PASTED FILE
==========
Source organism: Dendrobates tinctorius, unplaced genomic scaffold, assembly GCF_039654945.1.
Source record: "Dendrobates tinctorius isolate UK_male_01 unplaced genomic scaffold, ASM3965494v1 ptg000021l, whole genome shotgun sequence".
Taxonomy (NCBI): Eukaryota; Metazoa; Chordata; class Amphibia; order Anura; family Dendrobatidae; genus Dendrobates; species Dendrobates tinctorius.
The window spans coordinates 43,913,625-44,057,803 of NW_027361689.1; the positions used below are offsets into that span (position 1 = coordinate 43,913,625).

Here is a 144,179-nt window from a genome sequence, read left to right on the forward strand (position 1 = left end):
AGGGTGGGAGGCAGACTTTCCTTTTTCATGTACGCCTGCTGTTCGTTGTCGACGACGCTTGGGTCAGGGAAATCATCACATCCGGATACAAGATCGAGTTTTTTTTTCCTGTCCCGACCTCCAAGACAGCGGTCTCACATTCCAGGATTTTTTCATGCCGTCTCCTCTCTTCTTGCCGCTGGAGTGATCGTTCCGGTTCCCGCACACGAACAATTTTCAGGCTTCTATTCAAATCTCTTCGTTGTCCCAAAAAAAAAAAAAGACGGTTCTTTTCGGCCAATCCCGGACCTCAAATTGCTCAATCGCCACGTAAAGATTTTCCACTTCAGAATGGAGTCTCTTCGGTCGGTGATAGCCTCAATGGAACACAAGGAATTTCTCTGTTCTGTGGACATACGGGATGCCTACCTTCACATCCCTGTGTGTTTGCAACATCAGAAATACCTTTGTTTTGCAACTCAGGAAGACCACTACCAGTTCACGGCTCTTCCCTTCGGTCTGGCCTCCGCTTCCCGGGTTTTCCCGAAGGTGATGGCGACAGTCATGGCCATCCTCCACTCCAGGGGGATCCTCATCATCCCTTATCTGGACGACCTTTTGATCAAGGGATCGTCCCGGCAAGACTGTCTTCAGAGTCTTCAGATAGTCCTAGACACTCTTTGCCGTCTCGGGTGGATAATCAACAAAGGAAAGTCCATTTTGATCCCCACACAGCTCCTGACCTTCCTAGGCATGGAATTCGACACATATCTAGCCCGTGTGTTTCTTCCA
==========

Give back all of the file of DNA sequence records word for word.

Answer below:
Source organism: Dendrobates tinctorius, unplaced genomic scaffold, assembly GCF_039654945.1.
Source record: "Dendrobates tinctorius isolate UK_male_01 unplaced genomic scaffold, ASM3965494v1 ptg000021l, whole genome shotgun sequence".
Taxonomy (NCBI): Eukaryota; Metazoa; Chordata; class Amphibia; order Anura; family Dendrobatidae; genus Dendrobates; species Dendrobates tinctorius.
The window spans coordinates 43,913,625-44,057,803 of NW_027361689.1; the positions used below are offsets into that span (position 1 = coordinate 43,913,625).

Here is a 144,179-nt window from a genome sequence, read left to right on the forward strand (position 1 = left end):
AGGGTGGGAGGCAGACTTTCCTTTTTCATGTACGCCTGCTGTTCGTTGTCGACGACGCTTGGGTCAGGGAAATCATCACATCCGGATACAAGATCGAGTTTTTTTTTCCTGTCCCGACCTCCAAGACAGCGGTCTCACATTCCAGGATTTTTTCATGCCGTCTCCTCTCTTCTTGCCGCTGGAGTGATCGTTCCGGTTCCCGCACACGAACAATTTTCAGGCTTCTATTCAAATCTCTTCGTTGTCCCAAAAAAAAAAAAAGACGGTTCTTTTCGGCCAATCCCGGACCTCAAATTGCTCAATCGCCACGTAAAGATTTTCCACTTCAGAATGGAGTCTCTTCGGTCGGTGATAGCCTCAATGGAACACAAGGAATTTCTCTGTTCTGTGGACATACGGGATGCCTACCTTCACATCCCTGTGTGTTTGCAACATCAGAAATACCTTTGTTTTGCAACTCAGGAAGACCACTACCAGTTCACGGCTCTTCCCTTCGGTCTGGCCTCCGCTTCCCGGGTTTTCCCGAAGGTGATGGCGACAGTCATGGCCATCCTCCACTCCAGGGGGATCCTCATCATCCCTTATCTGGACGACCTTTTGATCAAGGGATCGTCCCGGCAAGACTGTCTTCAGAGTCTTCAGATAGTCCTAGACACTCTTTGCCGTCTCGGGTGGATAATCAACAAAGGAAAGTCCATTTTGATCCCCACACAGCTCCTGACCTTCCTAGGCATGGAATTCGACACATATCTAGCCCGTGTGTTTCTTCCA